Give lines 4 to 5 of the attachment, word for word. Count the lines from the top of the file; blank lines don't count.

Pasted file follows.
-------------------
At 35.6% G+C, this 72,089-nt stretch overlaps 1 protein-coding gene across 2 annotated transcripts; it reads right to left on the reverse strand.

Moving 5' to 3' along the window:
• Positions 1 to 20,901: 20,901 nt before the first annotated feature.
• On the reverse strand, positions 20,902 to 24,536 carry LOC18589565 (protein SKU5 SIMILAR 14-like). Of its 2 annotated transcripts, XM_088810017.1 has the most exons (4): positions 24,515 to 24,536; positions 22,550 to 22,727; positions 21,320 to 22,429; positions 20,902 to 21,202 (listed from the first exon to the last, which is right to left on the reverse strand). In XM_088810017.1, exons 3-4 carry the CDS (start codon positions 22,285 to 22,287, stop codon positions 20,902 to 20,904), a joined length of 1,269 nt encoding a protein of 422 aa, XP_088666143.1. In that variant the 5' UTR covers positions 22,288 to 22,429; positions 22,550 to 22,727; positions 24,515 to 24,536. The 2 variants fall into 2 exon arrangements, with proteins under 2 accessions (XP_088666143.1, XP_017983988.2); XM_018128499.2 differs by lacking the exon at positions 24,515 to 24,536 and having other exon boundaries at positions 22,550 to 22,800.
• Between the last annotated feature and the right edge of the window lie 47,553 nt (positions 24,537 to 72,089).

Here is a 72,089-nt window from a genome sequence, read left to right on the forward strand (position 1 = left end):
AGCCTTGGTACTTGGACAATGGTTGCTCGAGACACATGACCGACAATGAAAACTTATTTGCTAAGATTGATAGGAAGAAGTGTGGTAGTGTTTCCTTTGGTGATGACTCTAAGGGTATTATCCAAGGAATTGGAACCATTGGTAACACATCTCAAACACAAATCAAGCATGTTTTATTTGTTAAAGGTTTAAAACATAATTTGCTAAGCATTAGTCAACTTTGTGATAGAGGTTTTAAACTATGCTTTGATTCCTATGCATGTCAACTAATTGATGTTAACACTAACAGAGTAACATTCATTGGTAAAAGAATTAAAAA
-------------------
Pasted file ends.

• On the reverse strand, positions 20,902 to 24,536 carry LOC18589565 (protein SKU5 SIMILAR 14-like). Of its 2 annotated transcripts, XM_088810017.1 has the most exons (4): positions 24,515 to 24,536; positions 22,550 to 22,727; positions 21,320 to 22,429; positions 20,902 to 21,202 (listed from the first exon to the last, which is right to left on the reverse strand). In XM_088810017.1, exons 3-4 carry the CDS (start codon positions 22,285 to 22,287, stop codon positions 20,902 to 20,904), a joined length of 1,269 nt encoding a protein of 422 aa, XP_088666143.1. In that variant the 5' UTR covers positions 22,288 to 22,429; positions 22,550 to 22,727; positions 24,515 to 24,536. The 2 variants fall into 2 exon arrangements, with proteins under 2 accessions (XP_088666143.1, XP_017983988.2); XM_018128499.2 differs by lacking the exon at positions 24,515 to 24,536 and having other exon boundaries at positions 22,550 to 22,800.
• Between the last annotated feature and the right edge of the window lie 47,553 nt (positions 24,537 to 72,089).